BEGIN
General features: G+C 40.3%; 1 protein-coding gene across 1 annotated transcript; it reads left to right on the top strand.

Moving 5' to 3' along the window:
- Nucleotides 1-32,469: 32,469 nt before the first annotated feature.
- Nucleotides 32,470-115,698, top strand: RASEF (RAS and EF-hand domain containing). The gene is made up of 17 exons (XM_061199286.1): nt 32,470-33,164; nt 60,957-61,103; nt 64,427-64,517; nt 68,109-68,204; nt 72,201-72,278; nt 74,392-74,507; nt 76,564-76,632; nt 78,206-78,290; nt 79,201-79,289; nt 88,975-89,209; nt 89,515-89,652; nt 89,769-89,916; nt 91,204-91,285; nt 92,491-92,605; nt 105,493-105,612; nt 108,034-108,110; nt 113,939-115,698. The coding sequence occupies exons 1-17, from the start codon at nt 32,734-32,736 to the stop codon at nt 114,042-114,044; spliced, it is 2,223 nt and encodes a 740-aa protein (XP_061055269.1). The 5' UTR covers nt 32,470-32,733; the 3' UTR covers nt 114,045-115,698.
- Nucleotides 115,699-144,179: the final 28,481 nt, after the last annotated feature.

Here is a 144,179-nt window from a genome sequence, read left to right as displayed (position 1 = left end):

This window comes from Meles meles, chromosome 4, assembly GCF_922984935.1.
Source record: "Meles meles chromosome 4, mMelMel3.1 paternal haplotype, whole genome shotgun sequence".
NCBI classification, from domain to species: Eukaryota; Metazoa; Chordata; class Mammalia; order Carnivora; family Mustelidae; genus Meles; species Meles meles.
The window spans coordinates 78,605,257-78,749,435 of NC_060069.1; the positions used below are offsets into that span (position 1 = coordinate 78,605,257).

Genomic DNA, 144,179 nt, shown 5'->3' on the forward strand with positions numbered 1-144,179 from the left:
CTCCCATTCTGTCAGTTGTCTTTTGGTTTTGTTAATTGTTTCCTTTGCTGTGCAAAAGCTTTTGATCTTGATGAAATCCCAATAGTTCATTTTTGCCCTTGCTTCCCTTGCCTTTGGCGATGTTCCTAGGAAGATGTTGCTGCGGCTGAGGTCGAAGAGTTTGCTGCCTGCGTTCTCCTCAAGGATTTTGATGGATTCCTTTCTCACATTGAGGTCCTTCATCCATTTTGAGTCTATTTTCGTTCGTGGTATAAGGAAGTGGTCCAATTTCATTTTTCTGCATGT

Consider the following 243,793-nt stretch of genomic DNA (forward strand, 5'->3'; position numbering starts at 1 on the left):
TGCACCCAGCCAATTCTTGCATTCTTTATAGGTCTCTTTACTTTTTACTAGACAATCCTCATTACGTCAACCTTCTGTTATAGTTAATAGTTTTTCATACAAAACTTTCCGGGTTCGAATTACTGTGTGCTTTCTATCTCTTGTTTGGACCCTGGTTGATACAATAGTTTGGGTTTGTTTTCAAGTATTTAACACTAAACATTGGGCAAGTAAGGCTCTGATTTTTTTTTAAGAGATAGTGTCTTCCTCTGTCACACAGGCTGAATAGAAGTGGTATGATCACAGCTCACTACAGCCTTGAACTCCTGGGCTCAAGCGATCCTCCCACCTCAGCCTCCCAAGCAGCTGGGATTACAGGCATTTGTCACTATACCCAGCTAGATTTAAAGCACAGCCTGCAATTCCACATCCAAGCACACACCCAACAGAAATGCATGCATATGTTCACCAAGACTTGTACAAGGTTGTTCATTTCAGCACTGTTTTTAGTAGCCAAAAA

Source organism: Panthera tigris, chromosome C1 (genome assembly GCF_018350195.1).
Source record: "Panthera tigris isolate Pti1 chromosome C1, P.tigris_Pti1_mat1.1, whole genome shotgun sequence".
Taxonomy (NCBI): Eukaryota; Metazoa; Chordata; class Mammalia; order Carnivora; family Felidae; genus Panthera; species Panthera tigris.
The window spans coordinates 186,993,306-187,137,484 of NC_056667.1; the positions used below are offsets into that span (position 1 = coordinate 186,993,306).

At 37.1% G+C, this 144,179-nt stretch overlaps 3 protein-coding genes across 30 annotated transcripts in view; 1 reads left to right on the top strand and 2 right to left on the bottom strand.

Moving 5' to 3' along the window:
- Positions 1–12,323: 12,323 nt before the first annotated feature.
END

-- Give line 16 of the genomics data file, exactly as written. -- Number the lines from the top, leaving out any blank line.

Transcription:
Source record: "Panthera tigris isolate Pti1 chromosome C1, P.tigris_Pti1_mat1.1, whole genome shotgun sequence".